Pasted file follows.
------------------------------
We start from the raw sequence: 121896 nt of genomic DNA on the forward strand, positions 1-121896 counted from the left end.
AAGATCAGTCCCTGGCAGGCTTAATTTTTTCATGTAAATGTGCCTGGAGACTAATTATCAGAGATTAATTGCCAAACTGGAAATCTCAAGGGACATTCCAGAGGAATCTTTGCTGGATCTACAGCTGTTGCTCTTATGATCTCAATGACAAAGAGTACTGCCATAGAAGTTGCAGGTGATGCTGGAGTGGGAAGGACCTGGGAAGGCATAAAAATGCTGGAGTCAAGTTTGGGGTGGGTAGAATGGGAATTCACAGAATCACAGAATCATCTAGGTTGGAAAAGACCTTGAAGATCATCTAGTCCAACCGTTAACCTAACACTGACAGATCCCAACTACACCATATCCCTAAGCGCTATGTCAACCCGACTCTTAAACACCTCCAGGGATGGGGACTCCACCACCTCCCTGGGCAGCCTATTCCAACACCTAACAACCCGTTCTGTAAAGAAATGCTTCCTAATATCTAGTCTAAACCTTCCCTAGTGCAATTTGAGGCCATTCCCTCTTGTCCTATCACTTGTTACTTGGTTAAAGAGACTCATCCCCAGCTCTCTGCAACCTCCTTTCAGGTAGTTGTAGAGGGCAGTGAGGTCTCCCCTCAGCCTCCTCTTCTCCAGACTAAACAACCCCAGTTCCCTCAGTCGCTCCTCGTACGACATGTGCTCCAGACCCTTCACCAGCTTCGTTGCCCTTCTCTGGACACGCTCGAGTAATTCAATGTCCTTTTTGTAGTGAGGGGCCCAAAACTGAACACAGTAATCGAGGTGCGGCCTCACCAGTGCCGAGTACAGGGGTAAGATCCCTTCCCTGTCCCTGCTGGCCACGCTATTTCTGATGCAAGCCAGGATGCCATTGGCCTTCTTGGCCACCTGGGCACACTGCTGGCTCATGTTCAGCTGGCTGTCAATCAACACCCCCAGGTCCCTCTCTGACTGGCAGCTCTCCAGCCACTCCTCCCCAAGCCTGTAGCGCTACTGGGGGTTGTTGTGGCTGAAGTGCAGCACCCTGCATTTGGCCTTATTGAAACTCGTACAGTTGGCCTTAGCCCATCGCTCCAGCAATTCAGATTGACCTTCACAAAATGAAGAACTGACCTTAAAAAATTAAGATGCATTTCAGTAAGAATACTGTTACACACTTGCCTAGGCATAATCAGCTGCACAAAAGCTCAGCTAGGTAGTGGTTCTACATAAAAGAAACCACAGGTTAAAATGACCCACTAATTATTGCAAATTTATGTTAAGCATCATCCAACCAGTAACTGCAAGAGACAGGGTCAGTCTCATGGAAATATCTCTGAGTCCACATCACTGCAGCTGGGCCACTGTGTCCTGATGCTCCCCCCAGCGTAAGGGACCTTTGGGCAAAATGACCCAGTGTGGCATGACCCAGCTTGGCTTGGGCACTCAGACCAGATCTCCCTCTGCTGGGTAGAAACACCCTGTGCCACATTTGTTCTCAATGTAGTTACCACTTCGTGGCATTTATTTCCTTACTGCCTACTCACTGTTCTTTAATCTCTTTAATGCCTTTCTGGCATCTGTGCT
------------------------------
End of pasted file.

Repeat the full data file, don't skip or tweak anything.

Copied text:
We start from the raw sequence: 121896 nt of genomic DNA on the forward strand, positions 1-121896 counted from the left end.
AAGATCAGTCCCTGGCAGGCTTAATTTTTTCATGTAAATGTGCCTGGAGACTAATTATCAGAGATTAATTGCCAAACTGGAAATCTCAAGGGACATTCCAGAGGAATCTTTGCTGGATCTACAGCTGTTGCTCTTATGATCTCAATGACAAAGAGTACTGCCATAGAAGTTGCAGGTGATGCTGGAGTGGGAAGGACCTGGGAAGGCATAAAAATGCTGGAGTCAAGTTTGGGGTGGGTAGAATGGGAATTCACAGAATCACAGAATCATCTAGGTTGGAAAAGACCTTGAAGATCATCTAGTCCAACCGTTAACCTAACACTGACAGATCCCAACTACACCATATCCCTAAGCGCTATGTCAACCCGACTCTTAAACACCTCCAGGGATGGGGACTCCACCACCTCCCTGGGCAGCCTATTCCAACACCTAACAACCCGTTCTGTAAAGAAATGCTTCCTAATATCTAGTCTAAACCTTCCCTAGTGCAATTTGAGGCCATTCCCTCTTGTCCTATCACTTGTTACTTGGTTAAAGAGACTCATCCCCAGCTCTCTGCAACCTCCTTTCAGGTAGTTGTAGAGGGCAGTGAGGTCTCCCCTCAGCCTCCTCTTCTCCAGACTAAACAACCCCAGTTCCCTCAGTCGCTCCTCGTACGACATGTGCTCCAGACCCTTCACCAGCTTCGTTGCCCTTCTCTGGACACGCTCGAGTAATTCAATGTCCTTTTTGTAGTGAGGGGCCCAAAACTGAACACAGTAATCGAGGTGCGGCCTCACCAGTGCCGAGTACAGGGGTAAGATCCCTTCCCTGTCCCTGCTGGCCACGCTATTTCTGATGCAAGCCAGGATGCCATTGGCCTTCTTGGCCACCTGGGCACACTGCTGGCTCATGTTCAGCTGGCTGTCAATCAACACCCCCAGGTCCCTCTCTGACTGGCAGCTCTCCAGCCACTCCTCCCCAAGCCTGTAGCGCTACTGGGGGTTGTTGTGGCTGAAGTGCAGCACCCTGCATTTGGCCTTATTGAAACTCGTACAGTTGGCCTTAGCCCATCGCTCCAGCAATTCAGATTGACCTTCACAAAATGAAGAACTGACCTTAAAAAATTAAGATGCATTTCAGTAAGAATACTGTTACACACTTGCCTAGGCATAATCAGCTGCACAAAAGCTCAGCTAGGTAGTGGTTCTACATAAAAGAAACCACAGGTTAAAATGACCCACTAATTATTGCAAATTTATGTTAAGCATCATCCAACCAGTAACTGCAAGAGACAGGGTCAGTCTCATGGAAATATCTCTGAGTCCACATCACTGCAGCTGGGCCACTGTGTCCTGATGCTCCCCCCAGCGTAAGGGACCTTTGGGCAAAATGACCCAGTGTGGCATGACCCAGCTTGGCTTGGGCACTCAGACCAGATCTCCCTCTGCTGGGTAGAAACACCCTGTGCCACATTTGTTCTCAATGTAGTTACCACTTCGTGGCATTTATTTCCTTACTGCCTACTCACTGTTCTTTAATCTCTTTAATGCCTTTCTGGCATCTGTGCT